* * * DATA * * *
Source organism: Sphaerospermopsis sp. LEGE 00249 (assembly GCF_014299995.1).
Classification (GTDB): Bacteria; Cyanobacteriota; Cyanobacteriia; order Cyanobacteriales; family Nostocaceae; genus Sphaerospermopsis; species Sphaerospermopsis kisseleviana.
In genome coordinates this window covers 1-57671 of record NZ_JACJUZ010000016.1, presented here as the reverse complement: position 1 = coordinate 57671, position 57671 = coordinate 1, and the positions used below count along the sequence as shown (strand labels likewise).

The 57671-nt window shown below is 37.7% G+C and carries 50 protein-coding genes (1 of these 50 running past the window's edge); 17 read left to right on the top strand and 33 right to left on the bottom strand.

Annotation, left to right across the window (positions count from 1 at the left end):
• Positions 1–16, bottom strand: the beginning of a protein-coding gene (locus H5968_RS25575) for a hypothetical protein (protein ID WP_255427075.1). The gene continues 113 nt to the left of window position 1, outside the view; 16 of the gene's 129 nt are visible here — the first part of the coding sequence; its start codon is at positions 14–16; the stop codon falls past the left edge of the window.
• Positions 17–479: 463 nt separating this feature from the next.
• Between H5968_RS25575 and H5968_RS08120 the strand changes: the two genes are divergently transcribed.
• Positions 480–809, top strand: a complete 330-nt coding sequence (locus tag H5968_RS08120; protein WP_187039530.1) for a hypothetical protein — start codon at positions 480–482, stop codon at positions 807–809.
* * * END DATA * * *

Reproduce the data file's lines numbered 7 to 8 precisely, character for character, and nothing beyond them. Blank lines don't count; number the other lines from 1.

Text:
• Positions 17–479: 463 nt separating this feature from the next.
• Between H5968_RS25575 and H5968_RS08120 the strand changes: the two genes are divergently transcribed.